From my perspective, it doesn’t take a small business owner long to feel like a veteran in the local market game. In my relatively short time as a vendor I have seen savvy marketers ‘killing it’ in sales and others literally sobbing as they pack up their goods with no sales at all. The results of the day are either gratifying, humbling or somewhere in between. Every market is a valuable learning opportunity and after much observing, reflecting and learning I am writing a series of short blogs over the summer that describe my 5 tips for success at markets.
They are: Preparation, Organization, Choosing the Best Events for your Business, Knowledge and Sales Pitch and finally, the most important one – Attitude and Resilience!
Part I – Preparation
I now know that if you are not exceptionally well prepared for your market you will risk losing valuable time, energy and sales. I have learned this from watching successful vendors who arrive early to get the best market locations, unload, set up a complex booth in short order and have time to add to their social media while calmly waiting for the show to open. How do these accomplished business owners do it without breaking a sweat? They will say, “solid planning and preparation is key.”
Here are a few preparation tips that will help you along the road to a successful market!
First of all, protect time in your agenda early for market prep as this will help you avoid the perils of late nights before market day and develop a solid time management system that works for you. This is especially important for those of you who are juggling multiple markets, fairs and bazaars.
Make a list of everything you will need from snacks to charging cords and stick to it. If you have added absolutely everything to your list then be certain that it’s the last thing you review before leaving your house or shop. This strategy will guarantee that forgetting something important (urgh!) will not be an issue to cope with later. See my list here. My event list is bit of a security blanket to me.
Inventory is another key factor in your market preparation and it’s a major challenge to even the most experienced vendor as one can never anticipate the demand; weather, competing events, promotion, location and the mix of vendors at your market can all impact on the volume and type of shoppers. The looming question is how much to take? My research results and advice from co-vendors is varied from ‘take everything you have’ to ‘calculating a percentage of the attendees’. Neither of these options worked for me so I take a moderate approach, that is, I take enough soap to showcase my various products and make a few sales and then twice as much of my standard, popular soaps. I no longer try to stock something for everyone since I’ve learned that’s not realistic, instead I accept the fact that I can’t meet all demands. The website comes in handy here as I can direct prospective customers to it but most of all accepting the fact that you literally cannot take your entire shop to a small market is helpful.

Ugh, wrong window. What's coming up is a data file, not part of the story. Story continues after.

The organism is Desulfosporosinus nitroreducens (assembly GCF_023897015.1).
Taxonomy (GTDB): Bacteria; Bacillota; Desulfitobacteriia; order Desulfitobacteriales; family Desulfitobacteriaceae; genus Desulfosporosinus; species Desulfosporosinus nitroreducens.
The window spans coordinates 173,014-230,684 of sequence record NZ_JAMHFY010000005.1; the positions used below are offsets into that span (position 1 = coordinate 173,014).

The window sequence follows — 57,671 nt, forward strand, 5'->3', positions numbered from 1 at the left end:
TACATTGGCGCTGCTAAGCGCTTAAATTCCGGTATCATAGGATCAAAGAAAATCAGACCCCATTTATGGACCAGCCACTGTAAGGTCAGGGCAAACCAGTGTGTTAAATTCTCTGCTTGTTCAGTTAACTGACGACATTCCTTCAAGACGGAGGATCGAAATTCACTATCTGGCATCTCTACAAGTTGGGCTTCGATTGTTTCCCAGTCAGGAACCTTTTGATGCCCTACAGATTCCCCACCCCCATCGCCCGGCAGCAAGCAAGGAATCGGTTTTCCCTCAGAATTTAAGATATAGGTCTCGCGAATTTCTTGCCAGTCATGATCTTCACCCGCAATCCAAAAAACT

Make use of your social media to let your customers know your market location – I am always so happy to have customers introduce themselves as followers on Instagram or Facebook. For those readers who are super planners, schedule your photos and posts days in advance using a social media scheduling app like Buffer or Friends+Me. While I don’t use these apps I do have tech smart friends who recommend them.
If you’re not already an early-riser, learn to embrace the morning as markets normally require an early take-off. I find it best to have everything prepared in the car the night before and then concentrate on getting a good night’s rest. On market mornings I totally minimize my chores which helps to get my day off to a good start – shower, dress, grab my lunch and charged devices, review that list and along with a very large coffee in hand, I head out on another market adventure.
Finally, markets can be stressful for a lot of reasons that we can’t anticipate but careful preparation will definitely help you avoid some of those ‘oh sh*t’ moments, provide you with confidence and the chance to focus on what’s really important – your customers! -C-
Photo Below: Me at a Pop-Up shop this April, Muskoka Yarn Connection